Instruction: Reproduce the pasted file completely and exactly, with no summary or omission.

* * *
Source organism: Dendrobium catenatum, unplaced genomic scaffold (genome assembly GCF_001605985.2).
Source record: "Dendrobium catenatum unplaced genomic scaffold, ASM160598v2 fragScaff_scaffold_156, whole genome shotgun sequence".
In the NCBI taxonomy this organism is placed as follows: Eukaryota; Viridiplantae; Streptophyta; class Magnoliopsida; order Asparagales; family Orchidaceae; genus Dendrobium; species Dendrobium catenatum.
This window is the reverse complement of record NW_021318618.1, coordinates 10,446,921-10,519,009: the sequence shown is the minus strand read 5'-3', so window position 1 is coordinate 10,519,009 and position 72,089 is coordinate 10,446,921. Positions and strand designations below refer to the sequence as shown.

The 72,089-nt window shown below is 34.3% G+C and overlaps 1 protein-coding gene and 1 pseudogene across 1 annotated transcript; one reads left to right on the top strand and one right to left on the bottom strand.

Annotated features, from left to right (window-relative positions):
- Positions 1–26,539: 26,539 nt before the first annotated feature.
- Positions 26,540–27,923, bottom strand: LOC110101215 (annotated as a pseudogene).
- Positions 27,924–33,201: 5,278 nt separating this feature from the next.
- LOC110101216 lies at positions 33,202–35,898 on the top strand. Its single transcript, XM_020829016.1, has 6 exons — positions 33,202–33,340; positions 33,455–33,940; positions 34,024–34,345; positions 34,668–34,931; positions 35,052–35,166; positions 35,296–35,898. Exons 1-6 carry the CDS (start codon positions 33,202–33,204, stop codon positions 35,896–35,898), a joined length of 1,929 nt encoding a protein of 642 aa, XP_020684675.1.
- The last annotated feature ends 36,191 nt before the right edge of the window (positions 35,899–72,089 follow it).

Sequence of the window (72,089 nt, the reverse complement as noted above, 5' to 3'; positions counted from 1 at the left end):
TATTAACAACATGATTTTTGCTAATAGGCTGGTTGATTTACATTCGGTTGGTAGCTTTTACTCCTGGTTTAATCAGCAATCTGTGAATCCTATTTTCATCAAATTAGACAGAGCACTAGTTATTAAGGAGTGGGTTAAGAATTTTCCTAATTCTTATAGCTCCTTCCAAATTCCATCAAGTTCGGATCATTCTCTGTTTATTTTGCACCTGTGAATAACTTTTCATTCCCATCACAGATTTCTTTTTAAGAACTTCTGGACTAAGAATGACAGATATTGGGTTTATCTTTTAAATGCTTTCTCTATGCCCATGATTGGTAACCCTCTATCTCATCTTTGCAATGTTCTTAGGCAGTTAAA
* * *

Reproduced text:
Source organism: Dendrobium catenatum, unplaced genomic scaffold (genome assembly GCF_001605985.2).
Source record: "Dendrobium catenatum unplaced genomic scaffold, ASM160598v2 fragScaff_scaffold_156, whole genome shotgun sequence".
In the NCBI taxonomy this organism is placed as follows: Eukaryota; Viridiplantae; Streptophyta; class Magnoliopsida; order Asparagales; family Orchidaceae; genus Dendrobium; species Dendrobium catenatum.
This window is the reverse complement of record NW_021318618.1, coordinates 10,446,921-10,519,009: the sequence shown is the minus strand read 5'-3', so window position 1 is coordinate 10,519,009 and position 72,089 is coordinate 10,446,921. Positions and strand designations below refer to the sequence as shown.

The 72,089-nt window shown below is 34.3% G+C and overlaps 1 protein-coding gene and 1 pseudogene across 1 annotated transcript; one reads left to right on the top strand and one right to left on the bottom strand.

Annotated features, from left to right (window-relative positions):
- Positions 1–26,539: 26,539 nt before the first annotated feature.
- Positions 26,540–27,923, bottom strand: LOC110101215 (annotated as a pseudogene).
- Positions 27,924–33,201: 5,278 nt separating this feature from the next.
- LOC110101216 lies at positions 33,202–35,898 on the top strand. Its single transcript, XM_020829016.1, has 6 exons — positions 33,202–33,340; positions 33,455–33,940; positions 34,024–34,345; positions 34,668–34,931; positions 35,052–35,166; positions 35,296–35,898. Exons 1-6 carry the CDS (start codon positions 33,202–33,204, stop codon positions 35,896–35,898), a joined length of 1,929 nt encoding a protein of 642 aa, XP_020684675.1.
- The last annotated feature ends 36,191 nt before the right edge of the window (positions 35,899–72,089 follow it).

Sequence of the window (72,089 nt, the reverse complement as noted above, 5' to 3'; positions counted from 1 at the left end):
TATTAACAACATGATTTTTGCTAATAGGCTGGTTGATTTACATTCGGTTGGTAGCTTTTACTCCTGGTTTAATCAGCAATCTGTGAATCCTATTTTCATCAAATTAGACAGAGCACTAGTTATTAAGGAGTGGGTTAAGAATTTTCCTAATTCTTATAGCTCCTTCCAAATTCCATCAAGTTCGGATCATTCTCTGTTTATTTTGCACCTGTGAATAACTTTTCATTCCCATCACAGATTTCTTTTTAAGAACTTCTGGACTAAGAATGACAGATATTGGGTTTATCTTTTAAATGCTTTCTCTATGCCCATGATTGGTAACCCTCTATCTCATCTTTGCAATGTTCTTAGGCAGTTAAA